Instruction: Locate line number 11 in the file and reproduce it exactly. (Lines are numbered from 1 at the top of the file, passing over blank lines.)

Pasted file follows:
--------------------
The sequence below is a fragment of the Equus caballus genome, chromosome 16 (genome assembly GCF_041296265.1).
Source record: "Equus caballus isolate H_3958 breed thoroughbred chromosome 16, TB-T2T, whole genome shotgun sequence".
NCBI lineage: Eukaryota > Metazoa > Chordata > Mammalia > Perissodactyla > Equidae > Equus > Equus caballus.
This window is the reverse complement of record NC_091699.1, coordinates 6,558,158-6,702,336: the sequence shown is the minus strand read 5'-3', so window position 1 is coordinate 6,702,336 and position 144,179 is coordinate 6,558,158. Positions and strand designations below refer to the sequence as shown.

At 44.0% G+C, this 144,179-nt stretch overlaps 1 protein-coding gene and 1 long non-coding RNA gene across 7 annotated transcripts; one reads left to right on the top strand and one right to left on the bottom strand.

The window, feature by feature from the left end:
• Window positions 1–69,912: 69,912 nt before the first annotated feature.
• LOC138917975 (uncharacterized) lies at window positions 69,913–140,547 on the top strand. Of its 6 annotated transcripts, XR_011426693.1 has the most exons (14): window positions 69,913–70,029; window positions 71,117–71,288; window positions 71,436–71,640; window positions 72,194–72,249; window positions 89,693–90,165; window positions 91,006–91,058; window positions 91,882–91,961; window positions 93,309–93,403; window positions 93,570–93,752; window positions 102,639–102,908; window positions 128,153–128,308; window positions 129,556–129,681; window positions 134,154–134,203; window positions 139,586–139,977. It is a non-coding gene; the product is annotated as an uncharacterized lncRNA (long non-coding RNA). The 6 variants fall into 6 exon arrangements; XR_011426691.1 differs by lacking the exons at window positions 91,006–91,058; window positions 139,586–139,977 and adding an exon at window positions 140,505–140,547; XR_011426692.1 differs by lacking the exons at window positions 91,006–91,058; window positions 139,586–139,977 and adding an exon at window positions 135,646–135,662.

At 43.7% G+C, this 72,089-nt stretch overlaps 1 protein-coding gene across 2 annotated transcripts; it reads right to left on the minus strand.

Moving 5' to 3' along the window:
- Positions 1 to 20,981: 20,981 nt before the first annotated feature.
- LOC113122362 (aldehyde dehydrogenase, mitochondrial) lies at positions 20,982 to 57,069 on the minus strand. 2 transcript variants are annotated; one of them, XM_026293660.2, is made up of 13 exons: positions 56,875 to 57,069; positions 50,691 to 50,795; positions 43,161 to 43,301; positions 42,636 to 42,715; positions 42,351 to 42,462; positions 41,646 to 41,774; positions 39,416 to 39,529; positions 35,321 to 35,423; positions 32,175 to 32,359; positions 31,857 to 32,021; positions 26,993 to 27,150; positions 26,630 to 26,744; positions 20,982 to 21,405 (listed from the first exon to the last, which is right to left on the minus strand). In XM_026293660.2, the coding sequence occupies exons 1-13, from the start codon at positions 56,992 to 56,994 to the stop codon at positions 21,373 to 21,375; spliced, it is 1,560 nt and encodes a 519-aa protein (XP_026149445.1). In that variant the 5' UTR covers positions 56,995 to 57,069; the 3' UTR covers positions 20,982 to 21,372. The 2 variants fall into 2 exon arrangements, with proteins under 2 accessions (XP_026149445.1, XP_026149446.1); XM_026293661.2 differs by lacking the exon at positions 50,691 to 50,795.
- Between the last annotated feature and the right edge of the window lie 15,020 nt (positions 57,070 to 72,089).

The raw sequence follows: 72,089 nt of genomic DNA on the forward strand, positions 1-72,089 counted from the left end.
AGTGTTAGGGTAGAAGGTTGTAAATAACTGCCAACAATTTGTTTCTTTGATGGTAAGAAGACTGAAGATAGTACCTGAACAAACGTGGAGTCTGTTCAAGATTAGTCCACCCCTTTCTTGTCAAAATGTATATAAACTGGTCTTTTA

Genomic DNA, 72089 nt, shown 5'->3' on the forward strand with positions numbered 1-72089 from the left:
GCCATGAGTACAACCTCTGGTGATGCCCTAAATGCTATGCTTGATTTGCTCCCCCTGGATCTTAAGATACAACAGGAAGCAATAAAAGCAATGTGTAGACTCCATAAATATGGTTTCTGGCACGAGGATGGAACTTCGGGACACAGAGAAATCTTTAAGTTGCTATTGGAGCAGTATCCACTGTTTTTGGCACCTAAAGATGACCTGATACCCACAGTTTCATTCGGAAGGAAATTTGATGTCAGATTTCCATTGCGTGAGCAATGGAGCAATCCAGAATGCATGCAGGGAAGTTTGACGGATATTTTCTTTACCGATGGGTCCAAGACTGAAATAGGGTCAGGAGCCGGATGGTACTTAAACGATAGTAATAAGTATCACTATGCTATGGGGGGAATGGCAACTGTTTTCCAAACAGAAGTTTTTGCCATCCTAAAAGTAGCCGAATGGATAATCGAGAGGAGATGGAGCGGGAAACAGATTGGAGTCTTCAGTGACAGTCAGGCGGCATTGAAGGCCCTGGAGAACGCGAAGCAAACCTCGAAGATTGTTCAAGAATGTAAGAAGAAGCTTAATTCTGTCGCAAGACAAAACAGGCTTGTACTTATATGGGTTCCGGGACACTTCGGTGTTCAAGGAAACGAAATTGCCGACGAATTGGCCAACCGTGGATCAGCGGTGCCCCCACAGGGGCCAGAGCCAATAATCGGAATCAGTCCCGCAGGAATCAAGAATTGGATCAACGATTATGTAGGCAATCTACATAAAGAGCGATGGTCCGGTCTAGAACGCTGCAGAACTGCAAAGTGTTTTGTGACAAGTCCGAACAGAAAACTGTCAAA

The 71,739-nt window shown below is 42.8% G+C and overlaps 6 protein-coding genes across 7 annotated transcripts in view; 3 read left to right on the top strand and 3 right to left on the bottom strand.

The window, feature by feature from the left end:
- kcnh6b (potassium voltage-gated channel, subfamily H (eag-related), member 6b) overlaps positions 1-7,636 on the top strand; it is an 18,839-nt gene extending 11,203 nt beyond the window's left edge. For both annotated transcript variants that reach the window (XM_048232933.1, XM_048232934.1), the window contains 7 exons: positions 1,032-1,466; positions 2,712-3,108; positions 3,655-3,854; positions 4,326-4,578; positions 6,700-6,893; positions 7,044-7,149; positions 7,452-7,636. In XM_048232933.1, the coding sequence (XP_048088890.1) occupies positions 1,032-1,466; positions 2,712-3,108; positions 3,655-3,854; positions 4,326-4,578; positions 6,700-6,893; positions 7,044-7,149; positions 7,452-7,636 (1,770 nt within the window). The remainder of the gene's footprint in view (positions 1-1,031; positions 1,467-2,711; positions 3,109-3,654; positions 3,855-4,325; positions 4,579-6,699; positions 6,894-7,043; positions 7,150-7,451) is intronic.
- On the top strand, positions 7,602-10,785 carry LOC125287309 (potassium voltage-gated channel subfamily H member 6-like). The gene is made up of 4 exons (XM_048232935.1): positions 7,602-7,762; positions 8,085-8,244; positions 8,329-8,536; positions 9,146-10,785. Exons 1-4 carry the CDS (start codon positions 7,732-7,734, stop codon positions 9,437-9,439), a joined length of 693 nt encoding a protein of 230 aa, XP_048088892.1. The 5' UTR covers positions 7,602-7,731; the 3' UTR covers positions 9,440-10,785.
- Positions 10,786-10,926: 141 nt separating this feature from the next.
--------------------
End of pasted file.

- Positions 1 to 20,981: 20,981 nt before the first annotated feature.